5 Questions Answered about Opportunity Zones

Share on facebook
Share on twitter
Share on linkedin
Share on email

WHAT are opportunity zones? 

Opportunity Zones are a new type of investment opportunity that enables investors to defer and ultimately reduce capital gains taxes paid. They reward investors for long-term capital investments in designated rural and urban communities.


WHERE are opportunity zones?

In Vancouver, Washington, the yellow, pink, blue, and orange segments are Opportunity Zones:

Map of Opportunity Zones in Vancouver, Washington
Opportunity Zones in Vancouver, Washington

In greater Portland, the everything blue is an Opportunity Zone:  

Opportunity Zones in Portland, Oregon


WHY invest in an opportunity zone?

–Capital Gains Deferral– 

If you are subject to capital gains on sales of assets this year, you can defer those gains until December 31, 2026 by reinvesting the gains in an Opportunity Zone. You’ll realize those gains at any time that you sell before that date. 

–Capital Gains Reduction–

If you hold the investment at least 5 years, Opportunity Zones enable you not only to defer the capital gains but reduce them. After 5 years you can take a step up in basis on your original deferred gains by an amount of 10% of the originally deferred gain. 

This means if you were deferring $1,000,000 of capital gain through your Opportunity Zone investment, after 5 years that becomes $900,000 in deferred gain and $100,000 of gain not subject to capital gains tax. 

If you hold the investment at last 7 years, you get another 5% step up in basis on your original deferred gain, so your deferred gain drops to $850,000 and your gain not subject to capital gains increases to $150,000.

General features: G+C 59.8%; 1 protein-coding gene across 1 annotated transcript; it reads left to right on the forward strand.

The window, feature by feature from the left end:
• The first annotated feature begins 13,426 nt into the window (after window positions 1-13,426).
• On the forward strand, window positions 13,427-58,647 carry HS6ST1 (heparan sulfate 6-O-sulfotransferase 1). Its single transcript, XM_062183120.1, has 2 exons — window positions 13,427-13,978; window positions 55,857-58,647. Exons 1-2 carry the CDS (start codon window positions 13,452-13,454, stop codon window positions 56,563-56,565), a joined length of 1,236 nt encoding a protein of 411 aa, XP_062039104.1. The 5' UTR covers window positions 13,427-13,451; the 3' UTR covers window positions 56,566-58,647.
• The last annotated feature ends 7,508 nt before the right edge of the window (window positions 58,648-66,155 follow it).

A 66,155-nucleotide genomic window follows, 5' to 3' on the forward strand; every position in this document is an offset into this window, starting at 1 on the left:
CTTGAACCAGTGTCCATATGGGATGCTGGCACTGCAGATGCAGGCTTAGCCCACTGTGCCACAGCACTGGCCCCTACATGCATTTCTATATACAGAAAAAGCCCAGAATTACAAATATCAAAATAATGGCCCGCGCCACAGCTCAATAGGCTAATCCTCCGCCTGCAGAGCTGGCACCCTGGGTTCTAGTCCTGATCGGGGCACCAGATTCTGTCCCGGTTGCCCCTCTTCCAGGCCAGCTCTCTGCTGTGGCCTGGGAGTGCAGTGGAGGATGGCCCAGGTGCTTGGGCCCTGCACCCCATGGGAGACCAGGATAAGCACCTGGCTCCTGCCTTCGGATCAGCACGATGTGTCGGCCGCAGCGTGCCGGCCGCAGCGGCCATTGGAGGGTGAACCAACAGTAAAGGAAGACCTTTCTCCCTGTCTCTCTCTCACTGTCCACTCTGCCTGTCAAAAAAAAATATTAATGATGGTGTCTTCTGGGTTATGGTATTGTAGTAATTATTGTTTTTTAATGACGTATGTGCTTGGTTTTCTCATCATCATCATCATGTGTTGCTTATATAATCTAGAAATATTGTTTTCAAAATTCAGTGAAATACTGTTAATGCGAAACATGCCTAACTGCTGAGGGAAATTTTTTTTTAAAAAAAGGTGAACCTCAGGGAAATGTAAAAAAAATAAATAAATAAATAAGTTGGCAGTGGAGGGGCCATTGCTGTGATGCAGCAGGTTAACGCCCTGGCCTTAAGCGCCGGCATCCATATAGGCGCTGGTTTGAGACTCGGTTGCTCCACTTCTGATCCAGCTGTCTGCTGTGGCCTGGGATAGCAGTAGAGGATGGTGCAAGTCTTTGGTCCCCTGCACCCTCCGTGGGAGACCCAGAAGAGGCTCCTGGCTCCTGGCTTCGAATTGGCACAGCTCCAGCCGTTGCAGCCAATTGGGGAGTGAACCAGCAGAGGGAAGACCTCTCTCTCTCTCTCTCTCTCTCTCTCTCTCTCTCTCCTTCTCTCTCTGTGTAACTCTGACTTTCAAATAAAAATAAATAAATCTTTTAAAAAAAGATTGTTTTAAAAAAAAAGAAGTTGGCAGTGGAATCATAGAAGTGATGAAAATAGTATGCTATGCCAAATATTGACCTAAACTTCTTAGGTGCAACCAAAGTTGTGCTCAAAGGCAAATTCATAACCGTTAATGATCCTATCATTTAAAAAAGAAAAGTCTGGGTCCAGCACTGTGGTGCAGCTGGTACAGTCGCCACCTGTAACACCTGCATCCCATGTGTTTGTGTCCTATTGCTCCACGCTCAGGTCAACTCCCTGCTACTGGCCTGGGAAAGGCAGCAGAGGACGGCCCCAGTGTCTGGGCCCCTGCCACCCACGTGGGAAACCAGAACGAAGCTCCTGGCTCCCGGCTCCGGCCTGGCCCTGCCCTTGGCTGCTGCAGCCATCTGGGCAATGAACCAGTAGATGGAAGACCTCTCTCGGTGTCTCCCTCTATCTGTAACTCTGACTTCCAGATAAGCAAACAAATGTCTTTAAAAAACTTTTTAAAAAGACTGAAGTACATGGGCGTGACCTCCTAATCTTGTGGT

FINALLY, if you hold your investment a full 10 years an additional benefit comes into play. To be clear, you WILL pay taxes on your originally deferred capital gains (though they may be reduced 10% or 15% depending on whether you’ve held the investment 5 years or 7 years). You’ll pay them in your 2027 tax return as your gains are realized on December 31, 2016. 

But After 10 years, when you sell your stake, all gain beyond your initial investment is free of capital gains taxes. This means all actual GROWTH on your 10 year held investment in an Opportunity Zone can be capital gains tax free when you sell.


WHEN to invest in an Opportunity Zone? 

There are Several important time factors in the law: 

The first involves your initial investment time window: There is a clock ticking between dates of your sale (the sale that generates taxable gains originally) and re-investment of those dollars in an Opportunity Zone. Schedule a consult with your tax strategist to plan this out (get in quick if you had a capital gains taxable sale recently) so you don’t miss this window.  You’ll also need to be sure to file proper forms for de

The second involves the reduction of taxable gains. You must invest in 2019 to get the max benefit of the law, as your gains are realized 7 years from December 31, 2019. You have to hold for longer than 7 years to get the 15% step up in basis. 

Investments begun in 2020 can still get the 10% step up in basis as that requires only a 5 year hold. 

And finally, no matter what the reduction of gain you receive (10%, 15%, or zero for those who invest starting in 2022), after holding for 10 years, your gains ON the Opportunity Fund investment will be capital gains free. 


HOW to invest in an Opportunity Zone? 

Talk to your tax strategist, check out the IRS FAQ, and here are links to a couple local and national resources: 


City of Vancouver, WA, Opportunity Zone information page

An excellent Whitepaper: Opportunity Zones: A New Tool for Community Development


Leave a Reply

More to explore

Die Survive or Thrive

From this morning’s issue of my subscription with Journal of Accounting: “The U.S. Senate passed by unanimous consent a five-week extension of the

Karen Ault, EA
Tax Consultant, Accountant, Quickbooks Pro Adviser

Karen is an Enrolled Agent (EA) which means she is authorized by the U.S. Dept. of Treasury to represent taxpayers, business entities, and estates before the IRS in tax preparation, audits, collections, and appeals. 

Recent Posts
Follow Us